If someone gets drunk at my party, am I liable if they get into an accident?
In some states, under “social host liability" laws, a person
who hosts a social event may be on the legal hook for injuries if they provide
alcohol to a guest who causes an alcohol-related accident after drinking to the
point of intoxication. Be aware that not every state has this kind of law on
the books, and the ones that do use different standards for holding a host
Let’s look at an example. Let’s say Holly invites Damon over
to her house for a wine and cheese party. Damon ignores the cheese in favor of
glass after glass of his favorite zinfandel, which Holly continues to encourage
long after it’s clear that Damon has had a few too many. After a few hours, Holly
says goodnight to Damon and walks him to his car. At an intersection, Damon
blows through a red light and plows his car into Paul’s car.
In every state, Paul would be able to bring a personal
injury case against Damon over the car accident. And in states that have a “social
host liability” law, Paul may also be able to make a civil claim against Holly.
But whether Holly is liable depends on the language of the statute. In some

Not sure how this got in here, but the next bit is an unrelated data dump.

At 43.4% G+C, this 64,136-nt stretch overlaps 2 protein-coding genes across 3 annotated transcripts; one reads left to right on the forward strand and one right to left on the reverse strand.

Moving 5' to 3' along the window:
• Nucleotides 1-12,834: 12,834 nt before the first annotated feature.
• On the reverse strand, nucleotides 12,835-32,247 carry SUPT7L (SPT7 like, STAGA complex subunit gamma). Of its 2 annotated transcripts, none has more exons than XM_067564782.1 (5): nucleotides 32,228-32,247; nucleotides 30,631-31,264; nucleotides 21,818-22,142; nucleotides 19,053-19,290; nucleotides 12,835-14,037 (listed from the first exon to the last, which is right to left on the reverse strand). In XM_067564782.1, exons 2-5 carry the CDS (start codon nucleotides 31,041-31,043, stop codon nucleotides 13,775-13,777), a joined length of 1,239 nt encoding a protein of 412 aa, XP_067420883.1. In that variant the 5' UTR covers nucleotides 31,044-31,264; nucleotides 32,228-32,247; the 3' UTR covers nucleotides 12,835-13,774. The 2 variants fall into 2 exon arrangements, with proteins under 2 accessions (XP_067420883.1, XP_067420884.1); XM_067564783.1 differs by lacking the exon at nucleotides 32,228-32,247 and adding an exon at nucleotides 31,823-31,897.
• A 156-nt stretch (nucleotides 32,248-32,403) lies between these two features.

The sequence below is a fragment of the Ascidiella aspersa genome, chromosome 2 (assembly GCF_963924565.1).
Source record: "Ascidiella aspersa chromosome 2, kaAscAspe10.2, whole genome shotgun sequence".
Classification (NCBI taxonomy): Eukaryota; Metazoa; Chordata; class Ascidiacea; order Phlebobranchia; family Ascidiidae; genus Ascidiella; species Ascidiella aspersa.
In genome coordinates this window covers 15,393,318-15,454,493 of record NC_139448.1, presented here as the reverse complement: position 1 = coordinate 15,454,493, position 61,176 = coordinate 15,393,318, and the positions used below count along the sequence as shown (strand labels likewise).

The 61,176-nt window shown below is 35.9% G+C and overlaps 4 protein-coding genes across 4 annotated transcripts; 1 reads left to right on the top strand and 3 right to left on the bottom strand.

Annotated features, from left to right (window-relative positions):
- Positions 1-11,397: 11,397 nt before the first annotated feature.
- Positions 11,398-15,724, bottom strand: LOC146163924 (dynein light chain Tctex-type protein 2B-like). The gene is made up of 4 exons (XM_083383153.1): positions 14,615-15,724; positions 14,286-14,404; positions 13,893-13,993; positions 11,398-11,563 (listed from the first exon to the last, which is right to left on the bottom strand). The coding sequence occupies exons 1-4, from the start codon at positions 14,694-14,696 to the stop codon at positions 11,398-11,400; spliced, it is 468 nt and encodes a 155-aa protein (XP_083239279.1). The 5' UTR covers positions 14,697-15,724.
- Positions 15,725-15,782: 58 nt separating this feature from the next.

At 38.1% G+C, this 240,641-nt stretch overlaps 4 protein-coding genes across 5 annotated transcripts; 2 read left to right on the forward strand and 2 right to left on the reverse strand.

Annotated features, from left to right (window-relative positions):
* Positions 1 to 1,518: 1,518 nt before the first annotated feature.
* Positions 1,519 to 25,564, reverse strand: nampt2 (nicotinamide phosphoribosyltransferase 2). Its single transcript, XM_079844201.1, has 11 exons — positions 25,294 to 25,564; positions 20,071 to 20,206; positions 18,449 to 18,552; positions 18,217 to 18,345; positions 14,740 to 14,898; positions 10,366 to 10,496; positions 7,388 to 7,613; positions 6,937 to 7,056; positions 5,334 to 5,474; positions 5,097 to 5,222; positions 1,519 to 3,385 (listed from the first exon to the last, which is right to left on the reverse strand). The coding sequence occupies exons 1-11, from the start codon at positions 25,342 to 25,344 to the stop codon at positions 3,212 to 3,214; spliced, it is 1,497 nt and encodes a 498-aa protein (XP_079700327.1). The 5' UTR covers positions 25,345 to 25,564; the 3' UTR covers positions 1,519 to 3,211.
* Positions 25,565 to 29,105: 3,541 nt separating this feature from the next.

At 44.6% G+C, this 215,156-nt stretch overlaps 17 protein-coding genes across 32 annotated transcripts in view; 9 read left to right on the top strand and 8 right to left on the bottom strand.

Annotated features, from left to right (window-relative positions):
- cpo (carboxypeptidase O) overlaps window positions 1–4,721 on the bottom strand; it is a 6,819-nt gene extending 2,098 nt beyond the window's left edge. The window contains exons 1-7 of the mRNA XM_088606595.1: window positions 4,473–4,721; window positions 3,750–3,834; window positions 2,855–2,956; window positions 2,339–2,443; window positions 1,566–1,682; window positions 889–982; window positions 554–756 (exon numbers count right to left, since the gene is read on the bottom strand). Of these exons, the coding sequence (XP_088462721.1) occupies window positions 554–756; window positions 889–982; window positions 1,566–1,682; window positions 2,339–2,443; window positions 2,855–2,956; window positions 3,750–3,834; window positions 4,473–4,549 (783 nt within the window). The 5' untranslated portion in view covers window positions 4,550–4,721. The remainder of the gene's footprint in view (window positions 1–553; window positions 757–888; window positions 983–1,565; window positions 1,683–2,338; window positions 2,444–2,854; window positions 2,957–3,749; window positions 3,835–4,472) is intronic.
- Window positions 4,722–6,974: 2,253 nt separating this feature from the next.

states, Holly will only be liable if she somehow broke the law in providing
alcohol to Damon (if he’s under 21, for example.) Elsewhere, Holly might be
liable if she “knew or should have known” that Damon was intoxicated, and/or if
she “knew or should have known” that Damon would be driving a vehicle.
It’s important to remember that not every state has passed
this kind of law; in fact, some states have enacted legislation that
specifically shields a social host from civil liability if a guest has too much
to drink and ends up causing an accident.
A logical follow-up question is, “Can a guest who gets drunk
at my party sue me if they end up getting into an accident?” In other words, can
Damon sue Holly if he is injured in the accident? The answer here is almost
always no. Even in states that have fairly liberal “social host” laws,
liability usually only extends to third parties who are harmed by the
intoxicated guest’s conduct. A “first party” claim by the intoxicated guest
will almost always fail. One notable exception is where a host provides alcohol to a minor. In that situation, a minor who is injured in an alcohol-related accident (even one they themselves caused) may be able to file a lawsuit against the host.
Learn more about Alcohol-Related
Accidents and Injuries.
by: David Goguen, J.D.
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